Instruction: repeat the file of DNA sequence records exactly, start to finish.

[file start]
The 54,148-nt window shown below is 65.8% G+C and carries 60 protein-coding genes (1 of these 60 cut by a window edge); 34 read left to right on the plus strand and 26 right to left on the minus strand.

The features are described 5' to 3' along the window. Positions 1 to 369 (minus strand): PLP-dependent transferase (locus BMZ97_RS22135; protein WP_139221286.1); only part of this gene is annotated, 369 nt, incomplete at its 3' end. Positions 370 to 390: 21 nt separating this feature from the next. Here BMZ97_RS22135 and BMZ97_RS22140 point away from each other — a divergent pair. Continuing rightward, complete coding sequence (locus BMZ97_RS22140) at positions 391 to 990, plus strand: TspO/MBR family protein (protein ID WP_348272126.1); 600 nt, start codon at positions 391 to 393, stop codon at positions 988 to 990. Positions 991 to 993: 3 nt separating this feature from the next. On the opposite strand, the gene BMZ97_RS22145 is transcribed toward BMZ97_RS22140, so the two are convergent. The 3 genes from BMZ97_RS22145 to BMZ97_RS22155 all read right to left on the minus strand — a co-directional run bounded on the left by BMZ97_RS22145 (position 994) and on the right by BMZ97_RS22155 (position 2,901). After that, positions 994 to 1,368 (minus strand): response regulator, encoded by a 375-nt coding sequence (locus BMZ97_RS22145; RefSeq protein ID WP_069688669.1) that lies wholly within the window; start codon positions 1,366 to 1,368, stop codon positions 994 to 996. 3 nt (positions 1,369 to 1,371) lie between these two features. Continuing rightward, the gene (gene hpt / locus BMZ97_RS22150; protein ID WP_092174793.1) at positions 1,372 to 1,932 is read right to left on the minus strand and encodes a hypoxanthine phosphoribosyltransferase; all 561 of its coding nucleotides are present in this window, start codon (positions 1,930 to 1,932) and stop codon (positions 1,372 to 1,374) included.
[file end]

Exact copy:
The 54,148-nt window shown below is 65.8% G+C and carries 60 protein-coding genes (1 of these 60 cut by a window edge); 34 read left to right on the plus strand and 26 right to left on the minus strand.

The features are described 5' to 3' along the window. Positions 1 to 369 (minus strand): PLP-dependent transferase (locus BMZ97_RS22135; protein WP_139221286.1); only part of this gene is annotated, 369 nt, incomplete at its 3' end. Positions 370 to 390: 21 nt separating this feature from the next. Here BMZ97_RS22135 and BMZ97_RS22140 point away from each other — a divergent pair. Continuing rightward, complete coding sequence (locus BMZ97_RS22140) at positions 391 to 990, plus strand: TspO/MBR family protein (protein ID WP_348272126.1); 600 nt, start codon at positions 391 to 393, stop codon at positions 988 to 990. Positions 991 to 993: 3 nt separating this feature from the next. On the opposite strand, the gene BMZ97_RS22145 is transcribed toward BMZ97_RS22140, so the two are convergent. The 3 genes from BMZ97_RS22145 to BMZ97_RS22155 all read right to left on the minus strand — a co-directional run bounded on the left by BMZ97_RS22145 (position 994) and on the right by BMZ97_RS22155 (position 2,901). After that, positions 994 to 1,368 (minus strand): response regulator, encoded by a 375-nt coding sequence (locus BMZ97_RS22145; RefSeq protein ID WP_069688669.1) that lies wholly within the window; start codon positions 1,366 to 1,368, stop codon positions 994 to 996. 3 nt (positions 1,369 to 1,371) lie between these two features. Continuing rightward, the gene (gene hpt / locus BMZ97_RS22150; protein ID WP_092174793.1) at positions 1,372 to 1,932 is read right to left on the minus strand and encodes a hypoxanthine phosphoribosyltransferase; all 561 of its coding nucleotides are present in this window, start codon (positions 1,930 to 1,932) and stop codon (positions 1,372 to 1,374) included.